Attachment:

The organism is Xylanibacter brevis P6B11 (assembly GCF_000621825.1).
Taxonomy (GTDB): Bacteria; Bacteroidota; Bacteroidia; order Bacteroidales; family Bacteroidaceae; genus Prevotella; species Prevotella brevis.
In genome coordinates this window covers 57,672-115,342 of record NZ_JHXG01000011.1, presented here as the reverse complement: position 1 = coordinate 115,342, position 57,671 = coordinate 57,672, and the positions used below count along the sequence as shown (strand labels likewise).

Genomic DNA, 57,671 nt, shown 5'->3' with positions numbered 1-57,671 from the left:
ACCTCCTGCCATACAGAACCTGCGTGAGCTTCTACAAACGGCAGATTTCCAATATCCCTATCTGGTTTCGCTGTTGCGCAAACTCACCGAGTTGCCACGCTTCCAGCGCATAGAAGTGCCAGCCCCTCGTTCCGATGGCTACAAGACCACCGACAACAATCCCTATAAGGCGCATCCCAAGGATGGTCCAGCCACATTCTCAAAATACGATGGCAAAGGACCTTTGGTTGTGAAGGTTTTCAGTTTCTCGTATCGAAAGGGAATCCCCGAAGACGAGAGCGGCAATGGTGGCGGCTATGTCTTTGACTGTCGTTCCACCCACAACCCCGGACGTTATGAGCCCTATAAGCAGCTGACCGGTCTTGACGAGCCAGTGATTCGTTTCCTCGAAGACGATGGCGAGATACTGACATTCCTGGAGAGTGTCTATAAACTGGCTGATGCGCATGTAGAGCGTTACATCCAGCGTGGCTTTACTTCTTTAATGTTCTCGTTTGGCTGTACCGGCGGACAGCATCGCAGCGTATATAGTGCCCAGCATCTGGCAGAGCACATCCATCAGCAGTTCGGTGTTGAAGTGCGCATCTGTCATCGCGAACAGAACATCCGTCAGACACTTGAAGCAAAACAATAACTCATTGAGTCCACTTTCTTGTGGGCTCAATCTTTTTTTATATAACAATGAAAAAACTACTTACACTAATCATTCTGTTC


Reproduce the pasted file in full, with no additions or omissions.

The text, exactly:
The organism is Xylanibacter brevis P6B11 (assembly GCF_000621825.1).
Taxonomy (GTDB): Bacteria; Bacteroidota; Bacteroidia; order Bacteroidales; family Bacteroidaceae; genus Prevotella; species Prevotella brevis.
In genome coordinates this window covers 57,672-115,342 of record NZ_JHXG01000011.1, presented here as the reverse complement: position 1 = coordinate 115,342, position 57,671 = coordinate 57,672, and the positions used below count along the sequence as shown (strand labels likewise).

Genomic DNA, 57,671 nt, shown 5'->3' with positions numbered 1-57,671 from the left:
ACCTCCTGCCATACAGAACCTGCGTGAGCTTCTACAAACGGCAGATTTCCAATATCCCTATCTGGTTTCGCTGTTGCGCAAACTCACCGAGTTGCCACGCTTCCAGCGCATAGAAGTGCCAGCCCCTCGTTCCGATGGCTACAAGACCACCGACAACAATCCCTATAAGGCGCATCCCAAGGATGGTCCAGCCACATTCTCAAAATACGATGGCAAAGGACCTTTGGTTGTGAAGGTTTTCAGTTTCTCGTATCGAAAGGGAATCCCCGAAGACGAGAGCGGCAATGGTGGCGGCTATGTCTTTGACTGTCGTTCCACCCACAACCCCGGACGTTATGAGCCCTATAAGCAGCTGACCGGTCTTGACGAGCCAGTGATTCGTTTCCTCGAAGACGATGGCGAGATACTGACATTCCTGGAGAGTGTCTATAAACTGGCTGATGCGCATGTAGAGCGTTACATCCAGCGTGGCTTTACTTCTTTAATGTTCTCGTTTGGCTGTACCGGCGGACAGCATCGCAGCGTATATAGTGCCCAGCATCTGGCAGAGCACATCCATCAGCAGTTCGGTGTTGAAGTGCGCATCTGTCATCGCGAACAGAACATCCGTCAGACACTTGAAGCAAAACAATAACTCATTGAGTCCACTTTCTTGTGGGCTCAATCTTTTTTTATATAACAATGAAAAAACTACTTACACTAATCATTCTGTTC